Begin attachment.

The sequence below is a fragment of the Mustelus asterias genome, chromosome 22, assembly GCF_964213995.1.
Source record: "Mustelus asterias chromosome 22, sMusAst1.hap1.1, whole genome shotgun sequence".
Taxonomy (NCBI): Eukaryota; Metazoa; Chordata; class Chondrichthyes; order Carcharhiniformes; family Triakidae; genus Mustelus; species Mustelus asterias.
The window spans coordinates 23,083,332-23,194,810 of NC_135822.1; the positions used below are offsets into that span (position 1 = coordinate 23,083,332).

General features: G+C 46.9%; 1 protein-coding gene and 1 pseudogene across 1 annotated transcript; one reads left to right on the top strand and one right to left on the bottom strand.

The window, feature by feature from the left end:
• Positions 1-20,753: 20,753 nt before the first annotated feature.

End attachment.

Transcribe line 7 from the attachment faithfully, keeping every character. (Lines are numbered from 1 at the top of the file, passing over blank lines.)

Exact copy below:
• Positions 1-20,753: 20,753 nt before the first annotated feature.